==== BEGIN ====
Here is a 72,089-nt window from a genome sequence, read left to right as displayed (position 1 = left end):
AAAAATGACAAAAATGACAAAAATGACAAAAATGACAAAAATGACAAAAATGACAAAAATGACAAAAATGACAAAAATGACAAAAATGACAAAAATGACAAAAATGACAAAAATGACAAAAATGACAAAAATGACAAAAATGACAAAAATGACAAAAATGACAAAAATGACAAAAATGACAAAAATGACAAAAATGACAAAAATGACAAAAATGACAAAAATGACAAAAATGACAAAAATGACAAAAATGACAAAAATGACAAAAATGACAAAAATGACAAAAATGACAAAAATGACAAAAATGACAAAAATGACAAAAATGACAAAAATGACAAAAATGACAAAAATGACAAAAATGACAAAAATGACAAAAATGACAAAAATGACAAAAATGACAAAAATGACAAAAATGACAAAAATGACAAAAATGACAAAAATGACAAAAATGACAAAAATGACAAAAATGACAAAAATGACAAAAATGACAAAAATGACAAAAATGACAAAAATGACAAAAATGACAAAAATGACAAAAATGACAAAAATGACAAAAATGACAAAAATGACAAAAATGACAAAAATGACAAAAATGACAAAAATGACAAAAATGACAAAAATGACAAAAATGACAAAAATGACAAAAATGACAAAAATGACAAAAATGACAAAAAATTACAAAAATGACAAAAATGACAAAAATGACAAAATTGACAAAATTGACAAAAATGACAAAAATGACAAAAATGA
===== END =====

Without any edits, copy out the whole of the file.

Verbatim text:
Here is a 72,089-nt window from a genome sequence, read left to right as displayed (position 1 = left end):
AAAAATGACAAAAATGACAAAAATGACAAAAATGACAAAAATGACAAAAATGACAAAAATGACAAAAATGACAAAAATGACAAAAATGACAAAAATGACAAAAATGACAAAAATGACAAAAATGACAAAAATGACAAAAATGACAAAAATGACAAAAATGACAAAAATGACAAAAATGACAAAAATGACAAAAATGACAAAAATGACAAAAATGACAAAAATGACAAAAATGACAAAAATGACAAAAATGACAAAAATGACAAAAATGACAAAAATGACAAAAATGACAAAAATGACAAAAATGACAAAAATGACAAAAATGACAAAAATGACAAAAATGACAAAAATGACAAAAATGACAAAAATGACAAAAATGACAAAAATGACAAAAATGACAAAAATGACAAAAATGACAAAAATGACAAAAATGACAAAAATGACAAAAATGACAAAAATGACAAAAATGACAAAAATGACAAAAATGACAAAAATGACAAAAATGACAAAAATGACAAAAATGACAAAAATGACAAAAATGACAAAAATGACAAAAATGACAAAAATGACAAAAATGACAAAAATGACAAAAATGACAAAAATGACAAAAATGACAAAAATGACAAAAATGACAAAAATGACAAAAATGACAAAAATGACAAAAATGACAAAAAATTACAAAAATGACAAAAATGACAAAAATGACAAAATTGACAAAATTGACAAAAATGACAAAAATGACAAAAATGA